Well, I did some C file IO, along with implementing a simple binary search on a dictionary. I can’t believe how easy it was. I haven’t done straight C since my first internship, which was just after my freshman year.
As a side note, I do use C/C++ pretty heavily in competitions; it’s definitely C++, because I use lots of the C++ libraries, but almost anything else I slop together using structs and functions. While in competition, it’s best to reduce the mental overhead as much as possible. Plus, I love C format strings. They are a lot easier than having to remember C++ formatting…
I’ve gone through some more Practical Common Lisp, on top of my scheme homework, which has been fun. I’m also in the middle of a blog entry on my little side project (a grammar checker), so more details will be forthcoming.
In addition, I just got a second job – I am now a linux/unix sysadmin for CAEDM, a part of BYU’s infrastructure. It’s going to be pretty fun. So far I’ve worked on perl and bash scripts. I wonder if we will try to do anything really complicated in either, because they can be beasts. Most of our existing scripts were created a while ago by a previous sysadmin. My overseer wants to learn perl, but he seems to be pretty open to ideas. I hope we can do more work in sane environments – specifically, I hope that we end up using ruby.
Being paid to learn and improve is fantastic!
A Rant and a Ramble:
Unfortunately, lots of school projects are stacking up. Just today I spent what felt like forever bashing my head against Visual Studio. It’s key bindings are almost unusable. Although they have an ’emacs’ keybinding mode, I would generously estimate that at most 20% of my attempts at using emacs features were supported. No macros, no normal home/end, no powerful search/replace, amongst other things. Worse than that are mis-bindings – for example, C-x deletes a line. Code must actually be syntactically valid for the pretty printer to clean it up, and tab didn’t work at all. Overall, it was a harrowing experience.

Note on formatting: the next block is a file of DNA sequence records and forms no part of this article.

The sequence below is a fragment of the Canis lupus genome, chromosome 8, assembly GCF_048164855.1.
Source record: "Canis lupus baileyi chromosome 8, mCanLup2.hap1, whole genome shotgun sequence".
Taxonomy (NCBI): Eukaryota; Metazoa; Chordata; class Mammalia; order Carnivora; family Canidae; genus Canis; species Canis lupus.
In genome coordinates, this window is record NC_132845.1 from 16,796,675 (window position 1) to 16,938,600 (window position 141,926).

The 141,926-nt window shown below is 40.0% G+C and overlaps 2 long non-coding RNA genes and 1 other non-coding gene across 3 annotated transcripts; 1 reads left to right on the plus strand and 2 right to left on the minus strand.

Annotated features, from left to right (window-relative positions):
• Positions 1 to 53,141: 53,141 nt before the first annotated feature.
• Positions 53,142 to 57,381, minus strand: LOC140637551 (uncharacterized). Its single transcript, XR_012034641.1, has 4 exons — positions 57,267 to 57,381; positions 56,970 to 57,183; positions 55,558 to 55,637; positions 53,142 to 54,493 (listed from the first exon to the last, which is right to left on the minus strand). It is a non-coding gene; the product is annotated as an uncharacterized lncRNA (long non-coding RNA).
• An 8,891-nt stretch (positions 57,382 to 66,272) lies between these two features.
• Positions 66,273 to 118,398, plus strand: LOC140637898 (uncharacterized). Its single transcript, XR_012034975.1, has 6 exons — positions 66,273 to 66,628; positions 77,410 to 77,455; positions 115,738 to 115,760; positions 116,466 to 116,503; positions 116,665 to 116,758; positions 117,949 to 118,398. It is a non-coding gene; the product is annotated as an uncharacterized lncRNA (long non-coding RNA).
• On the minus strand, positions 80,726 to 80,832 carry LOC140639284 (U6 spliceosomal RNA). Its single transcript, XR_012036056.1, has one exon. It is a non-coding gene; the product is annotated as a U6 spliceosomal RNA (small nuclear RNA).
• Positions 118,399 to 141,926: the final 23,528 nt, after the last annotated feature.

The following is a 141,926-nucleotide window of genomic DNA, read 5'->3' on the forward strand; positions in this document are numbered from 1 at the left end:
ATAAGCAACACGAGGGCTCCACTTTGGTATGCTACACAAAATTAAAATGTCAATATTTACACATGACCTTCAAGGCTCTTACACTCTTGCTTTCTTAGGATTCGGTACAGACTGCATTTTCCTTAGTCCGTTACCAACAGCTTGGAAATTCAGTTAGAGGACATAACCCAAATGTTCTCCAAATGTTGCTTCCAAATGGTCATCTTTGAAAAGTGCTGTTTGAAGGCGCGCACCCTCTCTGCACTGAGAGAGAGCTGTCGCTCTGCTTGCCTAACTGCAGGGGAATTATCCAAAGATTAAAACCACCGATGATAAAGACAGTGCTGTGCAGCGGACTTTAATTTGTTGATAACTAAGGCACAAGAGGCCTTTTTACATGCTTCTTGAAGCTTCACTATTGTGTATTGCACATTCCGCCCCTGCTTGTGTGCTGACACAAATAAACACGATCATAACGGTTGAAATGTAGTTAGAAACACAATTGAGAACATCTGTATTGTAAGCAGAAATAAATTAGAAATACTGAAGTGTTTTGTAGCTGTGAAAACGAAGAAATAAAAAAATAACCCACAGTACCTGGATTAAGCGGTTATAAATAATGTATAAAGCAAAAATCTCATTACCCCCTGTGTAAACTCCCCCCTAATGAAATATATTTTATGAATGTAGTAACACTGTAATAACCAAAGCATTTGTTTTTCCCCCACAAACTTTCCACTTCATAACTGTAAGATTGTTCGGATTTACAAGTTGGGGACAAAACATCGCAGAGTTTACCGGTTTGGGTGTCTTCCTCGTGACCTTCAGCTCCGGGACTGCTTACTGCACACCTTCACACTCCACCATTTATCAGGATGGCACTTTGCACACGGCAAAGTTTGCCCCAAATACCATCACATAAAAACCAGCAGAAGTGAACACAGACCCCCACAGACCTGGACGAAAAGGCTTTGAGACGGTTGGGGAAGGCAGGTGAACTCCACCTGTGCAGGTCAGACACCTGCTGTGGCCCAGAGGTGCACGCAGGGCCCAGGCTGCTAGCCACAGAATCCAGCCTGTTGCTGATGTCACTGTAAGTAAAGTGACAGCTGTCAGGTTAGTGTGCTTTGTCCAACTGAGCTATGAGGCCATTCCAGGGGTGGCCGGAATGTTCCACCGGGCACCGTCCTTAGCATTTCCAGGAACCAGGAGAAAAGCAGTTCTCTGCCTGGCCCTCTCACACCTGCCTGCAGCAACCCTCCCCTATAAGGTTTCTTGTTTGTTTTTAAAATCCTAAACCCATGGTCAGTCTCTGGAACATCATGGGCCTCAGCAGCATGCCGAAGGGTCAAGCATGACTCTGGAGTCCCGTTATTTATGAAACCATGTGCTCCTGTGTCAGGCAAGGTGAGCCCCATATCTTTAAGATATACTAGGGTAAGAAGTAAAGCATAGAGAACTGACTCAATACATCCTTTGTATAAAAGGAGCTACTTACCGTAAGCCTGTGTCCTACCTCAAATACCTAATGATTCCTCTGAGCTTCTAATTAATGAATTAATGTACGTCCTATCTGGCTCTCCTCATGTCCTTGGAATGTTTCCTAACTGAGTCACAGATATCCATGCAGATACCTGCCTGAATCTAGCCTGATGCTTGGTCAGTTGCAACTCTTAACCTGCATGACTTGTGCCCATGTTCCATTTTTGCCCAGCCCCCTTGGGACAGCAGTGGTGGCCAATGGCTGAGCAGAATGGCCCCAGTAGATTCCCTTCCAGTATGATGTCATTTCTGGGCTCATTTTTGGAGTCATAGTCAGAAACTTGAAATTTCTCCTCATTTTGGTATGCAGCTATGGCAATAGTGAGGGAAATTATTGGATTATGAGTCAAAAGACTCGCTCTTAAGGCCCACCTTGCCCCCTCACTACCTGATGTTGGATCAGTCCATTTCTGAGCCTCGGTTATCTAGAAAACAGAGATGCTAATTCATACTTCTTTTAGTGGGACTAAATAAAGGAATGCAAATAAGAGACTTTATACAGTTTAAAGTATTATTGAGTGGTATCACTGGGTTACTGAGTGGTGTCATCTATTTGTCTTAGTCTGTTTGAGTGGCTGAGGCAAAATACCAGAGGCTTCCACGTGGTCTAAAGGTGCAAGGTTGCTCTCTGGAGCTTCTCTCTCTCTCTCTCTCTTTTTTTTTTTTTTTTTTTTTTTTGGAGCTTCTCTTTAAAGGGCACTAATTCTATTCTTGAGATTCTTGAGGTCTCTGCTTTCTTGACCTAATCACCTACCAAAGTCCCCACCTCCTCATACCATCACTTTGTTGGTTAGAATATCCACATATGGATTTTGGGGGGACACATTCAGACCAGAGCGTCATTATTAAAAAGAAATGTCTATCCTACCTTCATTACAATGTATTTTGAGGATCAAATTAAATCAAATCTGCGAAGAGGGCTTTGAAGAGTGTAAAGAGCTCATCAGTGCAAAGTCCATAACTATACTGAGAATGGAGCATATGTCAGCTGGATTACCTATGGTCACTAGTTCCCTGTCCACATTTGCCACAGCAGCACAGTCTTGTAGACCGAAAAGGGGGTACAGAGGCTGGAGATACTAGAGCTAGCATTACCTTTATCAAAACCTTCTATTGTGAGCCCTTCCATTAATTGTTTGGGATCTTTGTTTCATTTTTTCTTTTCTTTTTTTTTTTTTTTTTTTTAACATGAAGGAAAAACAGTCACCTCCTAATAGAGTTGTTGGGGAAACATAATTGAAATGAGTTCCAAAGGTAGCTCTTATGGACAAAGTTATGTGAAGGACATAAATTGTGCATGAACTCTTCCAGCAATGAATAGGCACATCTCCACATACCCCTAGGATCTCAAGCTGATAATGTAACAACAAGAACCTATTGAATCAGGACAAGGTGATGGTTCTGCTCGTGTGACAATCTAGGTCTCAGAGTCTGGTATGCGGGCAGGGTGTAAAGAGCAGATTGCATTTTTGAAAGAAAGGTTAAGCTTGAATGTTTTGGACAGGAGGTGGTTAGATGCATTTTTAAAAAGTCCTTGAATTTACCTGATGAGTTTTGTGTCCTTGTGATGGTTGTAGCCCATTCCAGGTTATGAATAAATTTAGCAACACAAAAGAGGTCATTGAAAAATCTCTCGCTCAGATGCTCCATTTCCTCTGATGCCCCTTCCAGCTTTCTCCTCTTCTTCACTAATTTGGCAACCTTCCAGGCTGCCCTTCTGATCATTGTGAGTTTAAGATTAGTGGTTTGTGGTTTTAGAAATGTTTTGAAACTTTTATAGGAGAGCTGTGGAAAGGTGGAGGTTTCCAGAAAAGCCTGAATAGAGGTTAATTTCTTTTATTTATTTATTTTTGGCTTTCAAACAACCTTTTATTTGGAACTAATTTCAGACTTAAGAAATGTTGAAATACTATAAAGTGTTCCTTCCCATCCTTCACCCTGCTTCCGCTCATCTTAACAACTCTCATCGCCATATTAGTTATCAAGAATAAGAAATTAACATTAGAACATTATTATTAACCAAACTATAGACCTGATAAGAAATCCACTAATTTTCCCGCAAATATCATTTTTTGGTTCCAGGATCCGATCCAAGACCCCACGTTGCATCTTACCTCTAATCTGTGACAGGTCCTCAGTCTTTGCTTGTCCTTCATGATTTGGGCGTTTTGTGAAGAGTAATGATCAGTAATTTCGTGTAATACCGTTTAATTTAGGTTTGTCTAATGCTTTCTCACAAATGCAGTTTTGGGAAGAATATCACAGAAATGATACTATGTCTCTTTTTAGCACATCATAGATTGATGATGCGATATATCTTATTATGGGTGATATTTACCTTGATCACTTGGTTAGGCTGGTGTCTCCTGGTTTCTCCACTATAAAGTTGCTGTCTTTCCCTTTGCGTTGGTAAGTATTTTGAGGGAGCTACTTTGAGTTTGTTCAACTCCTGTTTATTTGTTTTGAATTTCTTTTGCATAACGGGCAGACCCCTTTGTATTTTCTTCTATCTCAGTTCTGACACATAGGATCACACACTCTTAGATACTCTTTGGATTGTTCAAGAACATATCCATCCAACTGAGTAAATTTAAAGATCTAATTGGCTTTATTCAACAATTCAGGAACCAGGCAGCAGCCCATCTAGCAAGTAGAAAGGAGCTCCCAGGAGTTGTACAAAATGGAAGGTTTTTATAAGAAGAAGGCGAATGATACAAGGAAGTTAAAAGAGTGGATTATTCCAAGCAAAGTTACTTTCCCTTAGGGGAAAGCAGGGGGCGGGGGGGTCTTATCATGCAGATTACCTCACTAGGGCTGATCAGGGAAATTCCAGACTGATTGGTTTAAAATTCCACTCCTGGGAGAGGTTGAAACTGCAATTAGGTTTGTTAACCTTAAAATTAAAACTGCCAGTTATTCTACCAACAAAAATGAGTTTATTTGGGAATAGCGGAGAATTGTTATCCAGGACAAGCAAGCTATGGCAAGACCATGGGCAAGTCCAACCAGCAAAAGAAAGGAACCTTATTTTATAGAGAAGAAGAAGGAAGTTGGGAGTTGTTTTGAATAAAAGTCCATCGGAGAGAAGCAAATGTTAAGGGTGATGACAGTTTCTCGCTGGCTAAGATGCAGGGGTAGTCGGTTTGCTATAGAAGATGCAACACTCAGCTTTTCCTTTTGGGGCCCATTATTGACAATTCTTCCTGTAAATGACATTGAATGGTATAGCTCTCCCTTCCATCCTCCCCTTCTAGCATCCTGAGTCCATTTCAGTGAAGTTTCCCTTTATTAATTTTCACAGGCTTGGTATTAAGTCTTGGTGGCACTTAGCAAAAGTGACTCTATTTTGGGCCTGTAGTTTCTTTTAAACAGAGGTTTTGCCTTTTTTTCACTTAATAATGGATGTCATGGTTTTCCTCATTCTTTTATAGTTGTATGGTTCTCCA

I would have used emacs itself, but the windows lab computers aren’t nearly as customizable as the linux boxen. C# isn’t a standard emacs mode, either. I’m not particularly interested in doing a heavy configuration of windows right now. I do not like its interface, not at all.
To actually create a usable windows environment, I would have to replace its shell with something like blackbox. Plus, windows’ software package management is horrendous (I’ve spent over a day fine-tuning windows boxes). If I were to ever use it again, I would need to look at some package management.
I really like my environment, but being a bit unconventional can cause some inconveniences.